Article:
On 22 February 2018 the Constitutional Court will hear the appeal by a Temporary Service Provider (TES) which contends that LRA s198A(3)(b) creates a ‘deeming’ statutory temporary employment relationship after 3 months when workers earning below the statutory threshold (currently about R17,000 per month) are placed with a client, but still remain employees of the TES.
The outcome of this important appeal will be awaited with great interest. According to the media summary the TES, Assign Services, will argue that its ability to provide a service post-deeming would be tantamount to banning so-called Labour Brokers and that the legislature could not have intended to impose such a ban. It is argued that the Labour Appeal Court acknowledged that Labour Brokers could continue to provide their services and this indicates that the relationship was intended to be of a ‘dual’ nature.
The following explanatory note is provided to assist the media in reporting this case and is not binding on the Constitutional Court or any member of the Court.
“On 22 February 2018 at 10h00 the Constitutional Court will hear an application for leave to appeal against the judgment of the Labour Appeal Court, which dealt with the proper interpretation of section 198A(3)(b)(i) (deeming provision) of the Labour Relations Act 66 of 1995 (LRA). Section 198A was one of several amendments to the LRA made in August 2014 aimed at regulating non-standard employment.
In 2015 Assign Services (Pty) Ltd and the National Union of Metalworkers South Africa (NUMSA) referred a stated case to the Commission for Conciliation, Mediation and Arbitration (CCMA) for clarification on the meaning of the section.
Assign Services is a Temporary Employment Service (TES) that in 2015 had 22 workers placed with the fourth respondent, Krost Shelving and Racking (Pty) Ltd (Krost). Each placed worker had provided services to Krost for at least three consecutive months, on a full time basis, and earned below the threshold earnings required to place them within the scope of section 198A of the LRA. Several of the placed workers are members of NUMSA.
Assign Services considers section 198A(3)(b) to create a “dual employer” relationship, where placed workers remain employees of Assign Services for all purposes, but are also deemed to be Krost’s employees for the purposes of the LRA. NUMSA on the other hand contends that Krost became the only employer of the placed workers once section 198A(3)(b) was triggered. The CCMA Commissioner found in favour of NUMSA’s “sole employer” interpretation. This means that, once a placed worker has spent more than three consecutive months with a particular client of the TES, they are no longer considered “temporary workers” and are deemed to be employees of that client.
Aggrieved by the CCMA’s decision, Assign Services instituted proceedings in the Labour Court to have it reviewed and set aside. It persisted in its interpretation that section 198A(3)(b) gives rise to dual employment for the purposes of the LRA. The Labour Court found that there was nothing in section 198A(3)(b) that could be read as invalidating the contract of employment between the workers and Assign Services, as section 198A(3)(b) simply created a dual set of rights and obligations to be exercised by both Krost and Assign Services. The Labour Court set aside the CCMA’s award.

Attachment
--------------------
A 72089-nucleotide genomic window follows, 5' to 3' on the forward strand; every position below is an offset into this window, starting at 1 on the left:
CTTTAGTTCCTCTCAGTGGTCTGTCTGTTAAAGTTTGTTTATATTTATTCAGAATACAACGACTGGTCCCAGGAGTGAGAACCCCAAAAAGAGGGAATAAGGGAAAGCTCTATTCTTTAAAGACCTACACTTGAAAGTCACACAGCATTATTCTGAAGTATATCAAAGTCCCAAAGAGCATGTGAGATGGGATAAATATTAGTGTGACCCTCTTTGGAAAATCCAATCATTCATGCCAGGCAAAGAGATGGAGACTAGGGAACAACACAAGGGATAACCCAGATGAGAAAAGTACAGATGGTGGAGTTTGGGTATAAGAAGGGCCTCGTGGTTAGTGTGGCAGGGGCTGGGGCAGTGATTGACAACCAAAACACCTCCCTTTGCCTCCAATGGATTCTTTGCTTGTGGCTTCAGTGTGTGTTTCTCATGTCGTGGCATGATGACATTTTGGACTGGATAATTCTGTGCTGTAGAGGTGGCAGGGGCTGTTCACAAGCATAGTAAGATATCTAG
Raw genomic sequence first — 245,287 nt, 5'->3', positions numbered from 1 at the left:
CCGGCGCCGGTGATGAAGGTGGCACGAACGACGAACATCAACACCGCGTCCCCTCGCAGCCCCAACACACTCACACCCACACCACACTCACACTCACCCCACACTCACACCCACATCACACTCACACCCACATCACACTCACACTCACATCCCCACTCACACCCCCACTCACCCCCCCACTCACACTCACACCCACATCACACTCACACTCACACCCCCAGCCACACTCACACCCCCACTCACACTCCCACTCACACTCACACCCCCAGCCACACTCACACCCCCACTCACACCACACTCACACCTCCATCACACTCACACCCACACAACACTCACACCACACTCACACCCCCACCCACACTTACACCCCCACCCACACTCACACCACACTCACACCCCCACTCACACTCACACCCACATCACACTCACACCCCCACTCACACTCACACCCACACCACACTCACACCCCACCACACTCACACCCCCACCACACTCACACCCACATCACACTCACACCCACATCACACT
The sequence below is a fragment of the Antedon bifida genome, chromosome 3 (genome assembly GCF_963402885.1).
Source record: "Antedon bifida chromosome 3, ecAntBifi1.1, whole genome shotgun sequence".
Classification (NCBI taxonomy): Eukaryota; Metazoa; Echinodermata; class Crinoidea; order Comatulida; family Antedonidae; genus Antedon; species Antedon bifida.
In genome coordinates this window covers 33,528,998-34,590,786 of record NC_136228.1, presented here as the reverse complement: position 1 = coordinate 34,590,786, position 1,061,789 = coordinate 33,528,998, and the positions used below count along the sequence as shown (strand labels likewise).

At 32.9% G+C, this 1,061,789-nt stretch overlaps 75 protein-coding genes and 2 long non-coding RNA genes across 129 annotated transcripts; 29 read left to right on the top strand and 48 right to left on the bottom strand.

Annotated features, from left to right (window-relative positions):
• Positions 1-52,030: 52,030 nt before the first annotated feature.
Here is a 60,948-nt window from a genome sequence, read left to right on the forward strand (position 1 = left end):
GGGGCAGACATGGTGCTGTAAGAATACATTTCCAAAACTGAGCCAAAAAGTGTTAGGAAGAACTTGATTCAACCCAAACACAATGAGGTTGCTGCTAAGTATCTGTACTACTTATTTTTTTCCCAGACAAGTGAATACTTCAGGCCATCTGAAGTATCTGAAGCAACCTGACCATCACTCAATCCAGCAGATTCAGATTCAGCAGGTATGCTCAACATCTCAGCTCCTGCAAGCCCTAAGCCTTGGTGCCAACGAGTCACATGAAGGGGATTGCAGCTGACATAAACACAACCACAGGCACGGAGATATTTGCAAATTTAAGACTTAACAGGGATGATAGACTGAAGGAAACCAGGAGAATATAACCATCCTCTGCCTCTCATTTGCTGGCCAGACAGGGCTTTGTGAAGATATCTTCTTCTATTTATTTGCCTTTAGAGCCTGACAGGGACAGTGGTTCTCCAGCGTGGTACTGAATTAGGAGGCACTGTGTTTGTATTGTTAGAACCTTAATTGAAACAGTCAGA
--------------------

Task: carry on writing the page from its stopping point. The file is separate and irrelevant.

NUMSA appealed to the Labour Appeal Court. In overturning the Labour Court’s award, the Labour Appeal Court held that the purpose of section 198A(3)(b) was not to transfer the contract of employment between Assign Services and the placed workers to Krost, but to create a statutory employment relationship between Krost and the placed workers. The purpose of the amendment must be to upgrade the temporary service to standard employment, and to free the vulnerable workers from atypical employment. As such, a dual employer relationship would be nonsensical.
In the Constitutional Court, Assign Services contends that the Labour Appeal Court’s finding impacts the ability of TESs to provide a service post-deeming and is tantamount to the banning of TESs. There is no indication that the legislature intended to impose a ban on TESs, and the Labour Appeal Court’s acknowledgment that TESs may continue to provide their services serves as an indication towards dual employment. Additionally, the Labour Appeal Court and NUMSA’s interpretation gives rise to absurdities in the LRA where it is clearly stipulated that workers remain employees of a TES outside of section 198A.
NUMSA submits that the sole employer interpretation does not ban TESs, but rather regulates them in respect of only lower paid placed workers in employment for more than 3 months who cannot, in any event, be considered “temporary workers”. The LRA clearly provides that, regardless of any common law contract, the TES is deemed an employer once a worker is placed until the end of the three-month temporary period, when the TES’s client will be deemed to be the worker’s employer.
The Casual Workers Advice Office (CWAO), a non-profit organisation that provides advice and support to workers has been admitted as amicus curiae in this Court. CWAO supports NUMSA’s “sole employer” interpretation and submits that dual employment cannot afford employees better protection because it undermines the purpose of the amendments to the LRA. CWAO also argues that dual employment gives rise to uncertainties, increases employment insecurity, perpetuates wage discrimination and undermines the ability of workers to bargain collectively”.